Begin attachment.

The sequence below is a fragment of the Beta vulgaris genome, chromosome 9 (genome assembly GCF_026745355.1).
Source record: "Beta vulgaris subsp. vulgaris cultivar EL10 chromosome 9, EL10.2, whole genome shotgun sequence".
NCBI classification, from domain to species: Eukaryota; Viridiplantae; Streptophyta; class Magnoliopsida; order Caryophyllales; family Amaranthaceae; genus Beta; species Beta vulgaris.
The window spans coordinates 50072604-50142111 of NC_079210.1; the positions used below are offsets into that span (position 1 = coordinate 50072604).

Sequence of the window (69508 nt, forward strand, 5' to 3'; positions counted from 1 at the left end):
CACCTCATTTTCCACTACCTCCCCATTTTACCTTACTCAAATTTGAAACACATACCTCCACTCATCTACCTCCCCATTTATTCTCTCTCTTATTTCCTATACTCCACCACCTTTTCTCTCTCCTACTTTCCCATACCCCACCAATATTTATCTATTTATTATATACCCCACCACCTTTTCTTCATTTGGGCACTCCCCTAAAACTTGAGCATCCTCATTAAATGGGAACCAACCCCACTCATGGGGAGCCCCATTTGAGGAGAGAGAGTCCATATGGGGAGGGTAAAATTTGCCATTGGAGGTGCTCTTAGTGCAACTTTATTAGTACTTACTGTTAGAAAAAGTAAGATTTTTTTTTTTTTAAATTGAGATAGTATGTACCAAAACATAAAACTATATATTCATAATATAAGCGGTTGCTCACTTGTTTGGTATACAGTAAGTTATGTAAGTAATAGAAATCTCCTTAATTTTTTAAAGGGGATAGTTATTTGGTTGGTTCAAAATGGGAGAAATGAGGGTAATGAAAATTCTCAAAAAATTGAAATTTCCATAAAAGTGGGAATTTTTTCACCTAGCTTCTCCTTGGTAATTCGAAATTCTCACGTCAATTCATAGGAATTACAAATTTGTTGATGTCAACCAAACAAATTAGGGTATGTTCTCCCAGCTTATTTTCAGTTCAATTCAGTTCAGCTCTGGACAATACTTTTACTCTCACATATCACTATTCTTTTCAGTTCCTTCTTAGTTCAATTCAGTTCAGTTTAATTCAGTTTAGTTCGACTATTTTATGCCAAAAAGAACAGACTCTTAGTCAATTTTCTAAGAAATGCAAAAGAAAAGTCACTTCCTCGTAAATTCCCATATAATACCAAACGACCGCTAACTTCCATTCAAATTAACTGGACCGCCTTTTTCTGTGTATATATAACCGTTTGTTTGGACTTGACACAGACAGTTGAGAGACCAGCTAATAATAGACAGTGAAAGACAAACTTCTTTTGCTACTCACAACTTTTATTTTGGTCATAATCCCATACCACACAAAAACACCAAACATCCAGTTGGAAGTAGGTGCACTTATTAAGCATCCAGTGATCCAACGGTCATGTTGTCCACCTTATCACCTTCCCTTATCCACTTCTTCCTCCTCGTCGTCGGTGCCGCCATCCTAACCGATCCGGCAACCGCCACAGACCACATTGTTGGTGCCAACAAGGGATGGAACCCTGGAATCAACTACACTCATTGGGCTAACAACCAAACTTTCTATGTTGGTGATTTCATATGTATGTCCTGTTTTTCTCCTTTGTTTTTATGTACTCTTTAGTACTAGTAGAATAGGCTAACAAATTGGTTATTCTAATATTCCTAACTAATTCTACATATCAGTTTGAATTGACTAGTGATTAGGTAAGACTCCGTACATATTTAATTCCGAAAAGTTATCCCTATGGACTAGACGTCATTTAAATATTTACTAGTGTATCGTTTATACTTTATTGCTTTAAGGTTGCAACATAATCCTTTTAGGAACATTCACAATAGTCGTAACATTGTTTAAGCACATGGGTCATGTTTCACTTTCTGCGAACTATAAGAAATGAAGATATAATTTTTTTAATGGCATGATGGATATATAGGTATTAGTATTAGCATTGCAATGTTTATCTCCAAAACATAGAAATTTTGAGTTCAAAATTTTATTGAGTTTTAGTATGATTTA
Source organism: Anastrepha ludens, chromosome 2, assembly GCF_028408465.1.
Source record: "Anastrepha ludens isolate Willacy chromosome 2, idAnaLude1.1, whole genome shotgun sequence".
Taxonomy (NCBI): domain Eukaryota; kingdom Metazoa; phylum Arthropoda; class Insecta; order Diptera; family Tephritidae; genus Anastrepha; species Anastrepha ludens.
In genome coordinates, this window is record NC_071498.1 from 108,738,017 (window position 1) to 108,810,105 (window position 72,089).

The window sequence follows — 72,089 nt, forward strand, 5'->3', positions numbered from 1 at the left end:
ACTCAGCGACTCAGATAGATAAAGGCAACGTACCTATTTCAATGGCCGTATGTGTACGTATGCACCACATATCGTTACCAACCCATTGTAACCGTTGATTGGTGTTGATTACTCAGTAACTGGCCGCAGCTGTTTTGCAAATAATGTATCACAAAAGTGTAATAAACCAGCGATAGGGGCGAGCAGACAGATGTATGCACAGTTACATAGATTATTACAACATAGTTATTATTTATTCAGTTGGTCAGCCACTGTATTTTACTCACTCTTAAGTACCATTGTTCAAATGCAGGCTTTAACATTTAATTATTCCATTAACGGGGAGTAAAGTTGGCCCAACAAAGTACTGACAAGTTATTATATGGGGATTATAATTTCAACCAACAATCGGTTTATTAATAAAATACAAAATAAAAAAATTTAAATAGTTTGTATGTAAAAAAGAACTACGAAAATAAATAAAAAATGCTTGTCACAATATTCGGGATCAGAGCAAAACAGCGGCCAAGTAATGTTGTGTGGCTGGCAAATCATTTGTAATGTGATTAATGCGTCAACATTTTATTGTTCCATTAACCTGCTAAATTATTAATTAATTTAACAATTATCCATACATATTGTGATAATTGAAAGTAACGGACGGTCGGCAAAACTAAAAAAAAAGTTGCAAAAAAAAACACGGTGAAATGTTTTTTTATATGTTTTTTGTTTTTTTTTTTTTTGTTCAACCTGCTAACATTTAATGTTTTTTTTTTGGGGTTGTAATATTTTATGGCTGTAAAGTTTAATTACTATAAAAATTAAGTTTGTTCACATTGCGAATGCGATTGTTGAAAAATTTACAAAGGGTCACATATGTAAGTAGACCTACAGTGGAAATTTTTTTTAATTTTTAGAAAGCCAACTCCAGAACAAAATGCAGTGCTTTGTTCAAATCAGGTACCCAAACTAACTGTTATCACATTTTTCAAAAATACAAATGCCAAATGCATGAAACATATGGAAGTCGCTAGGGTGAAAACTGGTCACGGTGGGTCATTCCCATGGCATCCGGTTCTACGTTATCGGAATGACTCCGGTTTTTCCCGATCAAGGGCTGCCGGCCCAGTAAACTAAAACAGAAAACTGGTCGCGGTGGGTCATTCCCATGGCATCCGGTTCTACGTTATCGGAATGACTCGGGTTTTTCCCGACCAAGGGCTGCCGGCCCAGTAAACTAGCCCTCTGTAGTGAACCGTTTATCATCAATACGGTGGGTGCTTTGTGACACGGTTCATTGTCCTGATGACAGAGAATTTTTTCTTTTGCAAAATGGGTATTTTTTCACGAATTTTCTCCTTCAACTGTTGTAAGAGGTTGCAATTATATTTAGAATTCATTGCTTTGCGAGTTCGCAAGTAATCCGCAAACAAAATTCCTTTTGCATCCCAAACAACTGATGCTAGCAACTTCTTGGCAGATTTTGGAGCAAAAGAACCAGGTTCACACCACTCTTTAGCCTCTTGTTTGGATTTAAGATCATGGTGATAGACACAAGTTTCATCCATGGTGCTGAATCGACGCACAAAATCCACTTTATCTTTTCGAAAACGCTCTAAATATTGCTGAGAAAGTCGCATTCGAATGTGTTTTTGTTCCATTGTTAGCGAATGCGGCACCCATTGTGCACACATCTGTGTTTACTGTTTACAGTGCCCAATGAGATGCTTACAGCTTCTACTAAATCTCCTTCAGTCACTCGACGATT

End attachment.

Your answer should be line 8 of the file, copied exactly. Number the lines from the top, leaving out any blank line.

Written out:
Source record: "Anastrepha ludens isolate Willacy chromosome 2, idAnaLude1.1, whole genome shotgun sequence".